Religious take vows of poverty chastity and obedience according to their respective orders. Those three counsels look a little different depending on which religious order you take. But it is spelled out in the rule, and daily life is structured around it.
Now, those who get “silver medal” vocations take vows of poverty chastity and obedience in the form of marriage: vows to share everything owned between spouse and children, to be sexually faithful (which is chastity) to one another exclusively, and obedience to one another until death parts them. They are called by the Church to order their married life together by the Evangelical Counsels. They have their vows to start with, but must build the rest of their daily life according to their unique situation.
The rest of us, people like me, get “bronze medal” vocation of single life. I am called to order my life around these counsels also. I will conform my attitude towards my possessions, my sexuality, and my will to Christ. I have no vow or rule unless I join a third order of some kind, but that does not let me off the call of the Church to live in poverty, chastity and obedience.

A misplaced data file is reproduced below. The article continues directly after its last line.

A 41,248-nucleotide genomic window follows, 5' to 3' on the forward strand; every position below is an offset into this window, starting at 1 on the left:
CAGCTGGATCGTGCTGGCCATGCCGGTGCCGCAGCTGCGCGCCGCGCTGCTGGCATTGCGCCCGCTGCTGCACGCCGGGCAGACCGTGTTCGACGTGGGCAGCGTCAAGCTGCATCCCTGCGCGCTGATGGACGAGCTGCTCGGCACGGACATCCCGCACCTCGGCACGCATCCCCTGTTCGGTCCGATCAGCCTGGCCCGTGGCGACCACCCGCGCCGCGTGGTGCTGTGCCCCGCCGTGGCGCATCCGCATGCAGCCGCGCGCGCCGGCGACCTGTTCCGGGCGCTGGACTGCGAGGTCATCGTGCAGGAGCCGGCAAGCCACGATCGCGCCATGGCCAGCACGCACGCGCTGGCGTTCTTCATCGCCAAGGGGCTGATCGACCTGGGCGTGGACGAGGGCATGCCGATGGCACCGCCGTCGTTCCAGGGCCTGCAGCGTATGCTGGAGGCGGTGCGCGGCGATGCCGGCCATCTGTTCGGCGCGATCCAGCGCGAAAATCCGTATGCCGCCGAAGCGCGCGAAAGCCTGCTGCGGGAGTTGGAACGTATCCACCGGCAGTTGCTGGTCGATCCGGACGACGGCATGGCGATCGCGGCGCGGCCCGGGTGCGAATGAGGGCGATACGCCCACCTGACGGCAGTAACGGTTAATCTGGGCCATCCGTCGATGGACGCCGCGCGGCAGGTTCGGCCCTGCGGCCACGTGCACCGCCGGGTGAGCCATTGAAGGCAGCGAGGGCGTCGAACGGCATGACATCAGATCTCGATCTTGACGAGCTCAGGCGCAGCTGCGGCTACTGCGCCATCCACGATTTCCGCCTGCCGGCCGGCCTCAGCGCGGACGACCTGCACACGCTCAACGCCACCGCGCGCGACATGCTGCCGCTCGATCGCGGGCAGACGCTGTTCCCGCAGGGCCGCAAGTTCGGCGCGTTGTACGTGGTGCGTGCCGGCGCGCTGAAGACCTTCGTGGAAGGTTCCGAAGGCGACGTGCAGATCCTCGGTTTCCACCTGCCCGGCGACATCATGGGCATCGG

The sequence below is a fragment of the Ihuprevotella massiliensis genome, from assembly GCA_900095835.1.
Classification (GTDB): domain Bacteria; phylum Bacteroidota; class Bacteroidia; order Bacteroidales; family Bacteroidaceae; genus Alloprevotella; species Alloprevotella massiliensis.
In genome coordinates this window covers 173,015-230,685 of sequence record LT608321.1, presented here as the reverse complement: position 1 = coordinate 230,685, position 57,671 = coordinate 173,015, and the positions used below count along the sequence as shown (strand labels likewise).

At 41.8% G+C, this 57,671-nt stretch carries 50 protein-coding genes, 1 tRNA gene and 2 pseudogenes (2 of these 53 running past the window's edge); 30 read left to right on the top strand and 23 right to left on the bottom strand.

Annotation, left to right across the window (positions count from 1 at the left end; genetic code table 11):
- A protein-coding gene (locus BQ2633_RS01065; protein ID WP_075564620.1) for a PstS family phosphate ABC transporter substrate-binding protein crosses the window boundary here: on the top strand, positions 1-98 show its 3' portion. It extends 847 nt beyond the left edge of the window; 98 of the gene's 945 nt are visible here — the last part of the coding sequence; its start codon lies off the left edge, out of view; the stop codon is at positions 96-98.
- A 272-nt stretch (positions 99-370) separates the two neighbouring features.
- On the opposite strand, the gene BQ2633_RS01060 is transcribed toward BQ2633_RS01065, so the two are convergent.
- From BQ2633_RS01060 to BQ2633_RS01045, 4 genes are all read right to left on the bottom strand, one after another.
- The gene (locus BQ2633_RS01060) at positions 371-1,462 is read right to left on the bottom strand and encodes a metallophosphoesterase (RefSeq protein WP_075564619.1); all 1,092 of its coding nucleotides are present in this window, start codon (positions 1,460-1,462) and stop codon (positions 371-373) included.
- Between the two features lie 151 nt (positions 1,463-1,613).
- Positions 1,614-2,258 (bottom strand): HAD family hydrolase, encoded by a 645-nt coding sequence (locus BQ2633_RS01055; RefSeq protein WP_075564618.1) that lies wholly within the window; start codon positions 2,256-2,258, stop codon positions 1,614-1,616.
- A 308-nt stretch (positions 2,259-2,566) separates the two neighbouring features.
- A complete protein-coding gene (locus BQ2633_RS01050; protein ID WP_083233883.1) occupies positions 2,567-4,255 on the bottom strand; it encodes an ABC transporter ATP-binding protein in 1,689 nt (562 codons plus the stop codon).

I would like to argue that the Evangelical Counsels are the means by which all vocations make saints. You can rank the three branches of the vocation tree by looking at how concretely they apply the Evangelical Counsels, but how well those who enter the vocation conform their hearts to Christ’s will still be the single most crucial factor in becoming a saint.
And honestly, if promoting religious life as the “gold medal” of vocations tips the scale in its favor for a young person, doesn’t that just mean that the desire they found in their heart is for prideful elitism?
We need to find a way to encourage vocations to the religious life. But giving vocations some kind of rank seems to me counterproductive and irrelevant to most people discerning.
Karen Mannino in not an expert in anything. But she has a good time pretending to be. She was born in the late eighties and lives in the Northwest.